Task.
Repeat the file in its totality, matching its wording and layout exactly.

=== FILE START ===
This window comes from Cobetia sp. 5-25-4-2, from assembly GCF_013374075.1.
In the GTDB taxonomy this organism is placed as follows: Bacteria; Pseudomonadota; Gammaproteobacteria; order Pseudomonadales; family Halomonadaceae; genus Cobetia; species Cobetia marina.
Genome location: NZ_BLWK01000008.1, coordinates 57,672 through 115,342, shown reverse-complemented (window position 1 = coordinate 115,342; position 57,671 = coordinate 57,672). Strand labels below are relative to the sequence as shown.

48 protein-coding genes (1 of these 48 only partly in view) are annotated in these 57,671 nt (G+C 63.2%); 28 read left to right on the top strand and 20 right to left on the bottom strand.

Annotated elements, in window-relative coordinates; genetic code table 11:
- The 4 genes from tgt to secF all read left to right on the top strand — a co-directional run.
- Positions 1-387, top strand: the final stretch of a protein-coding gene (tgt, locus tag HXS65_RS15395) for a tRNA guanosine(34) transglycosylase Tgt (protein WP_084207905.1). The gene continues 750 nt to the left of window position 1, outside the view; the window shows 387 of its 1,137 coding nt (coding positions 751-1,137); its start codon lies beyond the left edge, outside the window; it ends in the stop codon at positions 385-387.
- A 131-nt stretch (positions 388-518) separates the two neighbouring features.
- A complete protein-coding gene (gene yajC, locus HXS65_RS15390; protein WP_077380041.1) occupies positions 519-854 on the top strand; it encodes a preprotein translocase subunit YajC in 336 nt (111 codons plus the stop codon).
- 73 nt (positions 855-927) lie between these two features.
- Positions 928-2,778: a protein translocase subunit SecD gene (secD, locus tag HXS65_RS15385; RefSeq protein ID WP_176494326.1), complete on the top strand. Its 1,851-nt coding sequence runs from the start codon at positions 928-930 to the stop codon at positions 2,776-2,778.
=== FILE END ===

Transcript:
This window comes from Cobetia sp. 5-25-4-2, from assembly GCF_013374075.1.
In the GTDB taxonomy this organism is placed as follows: Bacteria; Pseudomonadota; Gammaproteobacteria; order Pseudomonadales; family Halomonadaceae; genus Cobetia; species Cobetia marina.
Genome location: NZ_BLWK01000008.1, coordinates 57,672 through 115,342, shown reverse-complemented (window position 1 = coordinate 115,342; position 57,671 = coordinate 57,672). Strand labels below are relative to the sequence as shown.

48 protein-coding genes (1 of these 48 only partly in view) are annotated in these 57,671 nt (G+C 63.2%); 28 read left to right on the top strand and 20 right to left on the bottom strand.

Annotated elements, in window-relative coordinates; genetic code table 11:
- The 4 genes from tgt to secF all read left to right on the top strand — a co-directional run.
- Positions 1-387, top strand: the final stretch of a protein-coding gene (tgt, locus tag HXS65_RS15395) for a tRNA guanosine(34) transglycosylase Tgt (protein WP_084207905.1). The gene continues 750 nt to the left of window position 1, outside the view; the window shows 387 of its 1,137 coding nt (coding positions 751-1,137); its start codon lies beyond the left edge, outside the window; it ends in the stop codon at positions 385-387.
- A 131-nt stretch (positions 388-518) separates the two neighbouring features.
- A complete protein-coding gene (gene yajC, locus HXS65_RS15390; protein WP_077380041.1) occupies positions 519-854 on the top strand; it encodes a preprotein translocase subunit YajC in 336 nt (111 codons plus the stop codon).
- 73 nt (positions 855-927) lie between these two features.
- Positions 928-2,778: a protein translocase subunit SecD gene (secD, locus tag HXS65_RS15385; RefSeq protein ID WP_176494326.1), complete on the top strand. Its 1,851-nt coding sequence runs from the start codon at positions 928-930 to the stop codon at positions 2,776-2,778.